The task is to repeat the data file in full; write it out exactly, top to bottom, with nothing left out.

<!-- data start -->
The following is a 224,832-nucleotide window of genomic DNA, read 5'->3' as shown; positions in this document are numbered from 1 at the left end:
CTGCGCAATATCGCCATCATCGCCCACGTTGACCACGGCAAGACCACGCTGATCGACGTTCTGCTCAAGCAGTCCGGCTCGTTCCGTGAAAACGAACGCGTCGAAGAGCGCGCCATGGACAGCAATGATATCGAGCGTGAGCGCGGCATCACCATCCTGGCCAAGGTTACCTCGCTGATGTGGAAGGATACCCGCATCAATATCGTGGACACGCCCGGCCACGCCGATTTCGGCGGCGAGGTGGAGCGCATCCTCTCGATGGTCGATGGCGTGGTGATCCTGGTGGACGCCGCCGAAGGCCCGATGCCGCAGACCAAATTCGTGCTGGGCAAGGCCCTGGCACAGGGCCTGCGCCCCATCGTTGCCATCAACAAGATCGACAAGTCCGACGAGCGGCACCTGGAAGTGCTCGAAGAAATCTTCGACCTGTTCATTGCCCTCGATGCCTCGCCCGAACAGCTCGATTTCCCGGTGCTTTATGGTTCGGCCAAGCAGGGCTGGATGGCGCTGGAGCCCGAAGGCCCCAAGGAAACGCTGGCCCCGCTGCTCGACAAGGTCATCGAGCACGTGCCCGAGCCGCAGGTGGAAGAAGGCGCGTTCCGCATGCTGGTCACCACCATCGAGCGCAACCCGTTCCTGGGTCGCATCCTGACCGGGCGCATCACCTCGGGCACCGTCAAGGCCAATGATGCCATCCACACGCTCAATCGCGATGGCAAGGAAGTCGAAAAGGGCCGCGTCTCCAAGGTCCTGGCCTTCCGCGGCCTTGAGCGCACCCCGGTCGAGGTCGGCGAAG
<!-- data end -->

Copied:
The following is a 224,832-nucleotide window of genomic DNA, read 5'->3' as shown; positions in this document are numbered from 1 at the left end:
CTGCGCAATATCGCCATCATCGCCCACGTTGACCACGGCAAGACCACGCTGATCGACGTTCTGCTCAAGCAGTCCGGCTCGTTCCGTGAAAACGAACGCGTCGAAGAGCGCGCCATGGACAGCAATGATATCGAGCGTGAGCGCGGCATCACCATCCTGGCCAAGGTTACCTCGCTGATGTGGAAGGATACCCGCATCAATATCGTGGACACGCCCGGCCACGCCGATTTCGGCGGCGAGGTGGAGCGCATCCTCTCGATGGTCGATGGCGTGGTGATCCTGGTGGACGCCGCCGAAGGCCCGATGCCGCAGACCAAATTCGTGCTGGGCAAGGCCCTGGCACAGGGCCTGCGCCCCATCGTTGCCATCAACAAGATCGACAAGTCCGACGAGCGGCACCTGGAAGTGCTCGAAGAAATCTTCGACCTGTTCATTGCCCTCGATGCCTCGCCCGAACAGCTCGATTTCCCGGTGCTTTATGGTTCGGCCAAGCAGGGCTGGATGGCGCTGGAGCCCGAAGGCCCCAAGGAAACGCTGGCCCCGCTGCTCGACAAGGTCATCGAGCACGTGCCCGAGCCGCAGGTGGAAGAAGGCGCGTTCCGCATGCTGGTCACCACCATCGAGCGCAACCCGTTCCTGGGTCGCATCCTGACCGGGCGCATCACCTCGGGCACCGTCAAGGCCAATGATGCCATCCACACGCTCAATCGCGATGGCAAGGAAGTCGAAAAGGGCCGCGTCTCCAAGGTCCTGGCCTTCCGCGGCCTTGAGCGCACCCCGGTCGAGGTCGGCGAAG